Who's the Modern Age Black Canary?

Who's This? The daughter of the original.

The facts: We talked about it a bit last week. Black Canary was a late Golden Age invention that was tagged to jump from Earth-2 to Earth-1 so she could become a member of the Justice League of America after one of those JLA-JSA crossovers. To make her more on par with the rest of the team, they gave her a canary cry, and eventually retconned a strange backstory in which the original Canary married co-star Larry Lance and had a child called Dinah (because that is totally a tradition for female offspring, sheesh), cursed with the cry by the Wizard, and sent to the multiversal void for her own protection by Johnny Thunder's Thunderbolt and the Earth-2 Canary we think joined the JLA is actually the daughter with memory implants, and oh forget it. The Crisis did away with all that business, and left the canary cry as a simple mutation, and Canary's membership in the JLA was upscaled to FOUNDING member when the Big Three were said not to be. Either way, jumping to Earth-1 put Dinah in Green Arrow's crosshairs and for a lot of her history, like it or not, she's been attached to a male character of greater notoriety, even though she was designed as an independent character. In the late 80s, she and Oliver Queen were grounded in mature readers-type stories in HIS series, though she got a mini-series and series following her departure from the book. When that didn't work out, she helped found the Birds of Prey with Barbara Gordon and has been attached to one version or other of that team since.
How you could have heard of her: Post-New52, she was given a series in which she headlines a rock band, and she's still connected to Green Arrow and the Birds of Prey as of Rebirth. On television, not only was she a character on Arrow, but they amplified her footprint by giving her a sister who becomes White Canary andd goes on to star on Legends of Tomorrow. The recent Harley Quinn/Birds of Prey movie had a completely different Black Canary, but the I.P. lives on.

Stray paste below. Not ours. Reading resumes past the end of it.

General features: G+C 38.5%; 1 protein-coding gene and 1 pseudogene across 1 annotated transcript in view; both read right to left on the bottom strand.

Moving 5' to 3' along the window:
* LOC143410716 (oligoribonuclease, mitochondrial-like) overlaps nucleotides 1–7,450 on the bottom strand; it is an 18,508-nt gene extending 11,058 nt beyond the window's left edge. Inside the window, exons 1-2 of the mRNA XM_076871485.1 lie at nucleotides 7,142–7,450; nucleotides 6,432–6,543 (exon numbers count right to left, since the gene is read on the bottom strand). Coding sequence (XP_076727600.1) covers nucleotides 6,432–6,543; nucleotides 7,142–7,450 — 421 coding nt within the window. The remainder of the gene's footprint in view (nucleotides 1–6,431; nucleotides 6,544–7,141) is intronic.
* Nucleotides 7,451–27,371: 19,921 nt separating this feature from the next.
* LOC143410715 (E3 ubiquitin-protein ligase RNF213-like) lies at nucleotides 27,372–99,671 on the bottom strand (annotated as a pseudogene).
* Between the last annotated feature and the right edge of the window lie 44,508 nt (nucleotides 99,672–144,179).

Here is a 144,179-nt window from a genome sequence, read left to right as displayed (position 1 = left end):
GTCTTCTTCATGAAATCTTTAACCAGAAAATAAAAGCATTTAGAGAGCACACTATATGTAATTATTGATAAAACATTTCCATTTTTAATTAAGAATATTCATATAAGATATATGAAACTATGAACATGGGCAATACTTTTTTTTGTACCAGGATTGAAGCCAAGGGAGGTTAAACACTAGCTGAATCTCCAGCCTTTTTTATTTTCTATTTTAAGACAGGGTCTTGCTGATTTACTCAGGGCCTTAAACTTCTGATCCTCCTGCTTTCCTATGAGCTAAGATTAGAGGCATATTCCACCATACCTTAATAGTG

Example story: Black Canary vol.2 #7 (July 1993) "The Dance of Capoeira" by Sarah E. Byam, Trevor von Eeden and Bob Smith

The 1990s Black Canary series conveniently has 1) no Green Arrow to muddle things up, and 2) a done-in-one story I can use as an example of a modern-day Dinah story. Now, I don't really know her supporting cast, but she has a friend called Gan who brings an undercover FBI agent on a date where Dinah is a third wheel. She spots a pickpocket in the crowd and heads for the restrooms, because one of her chief weapon is fishnets, fishnets and surprise, her TWO chief weapons...

You would think she could apprehend a common thief without getting into costume, but here we go. The real crime being committed however, is an assassination, on screen, by the masked capoeira dancer, putting an electrified palm on his victim's heart.

This is as much Capoeira's story as it is Black Canary's, so let's go roughly over the details. Capoeira is a Brazilian martial art secretly developed in plain sight by peasants as a dance so the bosses wouldn't know. And so the assassin known as Capoeira uses that fighting style, but also targets people who have exploited migrant workers. The electro-palm is less thematically relevant, but we're told it's only his latest weapon, and the FBI have been tracking him for the better part of a year. So, back to the story, Capoeira escapes after zapping Canary (had he touched her chest, it would have been curtains, but he's too much of a gentleman for that), and the FBI allows her to help stop him since she cocked up their sting operation.

His next target: A farmer who uses cheap migrant labor, but otherwise doesn't look like some kind of evil land baron - overalls, plaid shirt, shotgun - but still found guilty by Capoeira's standards, he's killed and his house is set on fire. Canary runs into the flames, but she's too late to save him. But Capoeira's been irresponsible. The man's family was asleep upstairs, and his wife tries to save their innocent baby!

Oh man, that is DARK. The good guys eventually corner Capoeira behind a building and Black Canary finds out what it'd be like to fight Marvel's Tarantula.

That's it, Black Canary is disfigured from now on. Seeing some water pipes along the roof, she has an idea:

The water hits his electrical system and electrocutes him. Dinah hoped it would only stun him. She thought he would survive. But she was wrong.

At least that scar has nicely healed...

So, has Grellification returned Black Canary to her roots as a film noir character? I think we could say so. She'll return to the superheroics of the Silver and Bronze Ages in due course, but at this point, if not quite noir, this story feels at least like the neo-noir of the '90s. Our heroine is unhappy in her life, she's screwing up, she's not managing to save the innocents she sets out to rescue, and the villain even dies just to add to her guilt. We see the noir in Capoeira too. Though painted as a villain, he's out for social justice, but he too is a complicated vigilante who makes bad things happen and pays for it.

So after two Who's This? entries for Black Canary, the question is: If you're not doing her in noir, are you doing her right?

Who's Next? A senator raised by birds.


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